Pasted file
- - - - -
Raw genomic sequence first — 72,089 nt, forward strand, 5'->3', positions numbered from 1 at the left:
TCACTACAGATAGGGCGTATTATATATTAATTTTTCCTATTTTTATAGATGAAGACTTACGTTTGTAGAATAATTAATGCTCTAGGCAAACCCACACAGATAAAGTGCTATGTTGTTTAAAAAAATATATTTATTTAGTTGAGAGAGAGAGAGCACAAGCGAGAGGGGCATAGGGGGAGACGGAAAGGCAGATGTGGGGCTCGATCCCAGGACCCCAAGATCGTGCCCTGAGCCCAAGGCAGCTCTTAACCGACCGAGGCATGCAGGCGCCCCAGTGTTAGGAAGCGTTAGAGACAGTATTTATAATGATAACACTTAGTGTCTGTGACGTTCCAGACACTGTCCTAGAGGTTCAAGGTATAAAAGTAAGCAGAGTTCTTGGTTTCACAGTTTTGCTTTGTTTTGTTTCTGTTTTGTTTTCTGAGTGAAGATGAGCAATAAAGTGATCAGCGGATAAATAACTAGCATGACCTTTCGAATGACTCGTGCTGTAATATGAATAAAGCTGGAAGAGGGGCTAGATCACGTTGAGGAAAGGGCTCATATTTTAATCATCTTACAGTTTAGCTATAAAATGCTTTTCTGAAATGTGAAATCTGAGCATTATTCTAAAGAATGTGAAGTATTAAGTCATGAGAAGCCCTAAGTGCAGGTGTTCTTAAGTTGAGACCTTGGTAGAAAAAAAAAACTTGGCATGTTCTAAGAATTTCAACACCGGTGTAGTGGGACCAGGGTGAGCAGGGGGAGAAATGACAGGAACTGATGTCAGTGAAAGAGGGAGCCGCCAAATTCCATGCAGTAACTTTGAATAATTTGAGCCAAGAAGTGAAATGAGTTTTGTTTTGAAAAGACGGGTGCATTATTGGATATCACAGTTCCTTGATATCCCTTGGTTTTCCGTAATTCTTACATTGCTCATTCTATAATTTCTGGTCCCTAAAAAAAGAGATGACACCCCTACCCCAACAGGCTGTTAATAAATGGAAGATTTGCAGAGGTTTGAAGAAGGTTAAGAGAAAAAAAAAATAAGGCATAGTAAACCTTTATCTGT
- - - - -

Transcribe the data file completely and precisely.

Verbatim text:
Raw genomic sequence first — 72,089 nt, forward strand, 5'->3', positions numbered from 1 at the left:
TCACTACAGATAGGGCGTATTATATATTAATTTTTCCTATTTTTATAGATGAAGACTTACGTTTGTAGAATAATTAATGCTCTAGGCAAACCCACACAGATAAAGTGCTATGTTGTTTAAAAAAATATATTTATTTAGTTGAGAGAGAGAGAGCACAAGCGAGAGGGGCATAGGGGGAGACGGAAAGGCAGATGTGGGGCTCGATCCCAGGACCCCAAGATCGTGCCCTGAGCCCAAGGCAGCTCTTAACCGACCGAGGCATGCAGGCGCCCCAGTGTTAGGAAGCGTTAGAGACAGTATTTATAATGATAACACTTAGTGTCTGTGACGTTCCAGACACTGTCCTAGAGGTTCAAGGTATAAAAGTAAGCAGAGTTCTTGGTTTCACAGTTTTGCTTTGTTTTGTTTCTGTTTTGTTTTCTGAGTGAAGATGAGCAATAAAGTGATCAGCGGATAAATAACTAGCATGACCTTTCGAATGACTCGTGCTGTAATATGAATAAAGCTGGAAGAGGGGCTAGATCACGTTGAGGAAAGGGCTCATATTTTAATCATCTTACAGTTTAGCTATAAAATGCTTTTCTGAAATGTGAAATCTGAGCATTATTCTAAAGAATGTGAAGTATTAAGTCATGAGAAGCCCTAAGTGCAGGTGTTCTTAAGTTGAGACCTTGGTAGAAAAAAAAAACTTGGCATGTTCTAAGAATTTCAACACCGGTGTAGTGGGACCAGGGTGAGCAGGGGGAGAAATGACAGGAACTGATGTCAGTGAAAGAGGGAGCCGCCAAATTCCATGCAGTAACTTTGAATAATTTGAGCCAAGAAGTGAAATGAGTTTTGTTTTGAAAAGACGGGTGCATTATTGGATATCACAGTTCCTTGATATCCCTTGGTTTTCCGTAATTCTTACATTGCTCATTCTATAATTTCTGGTCCCTAAAAAAAGAGATGACACCCCTACCCCAACAGGCTGTTAATAAATGGAAGATTTGCAGAGGTTTGAAGAAGGTTAAGAGAAAAAAAAAATAAGGCATAGTAAACCTTTATCTGT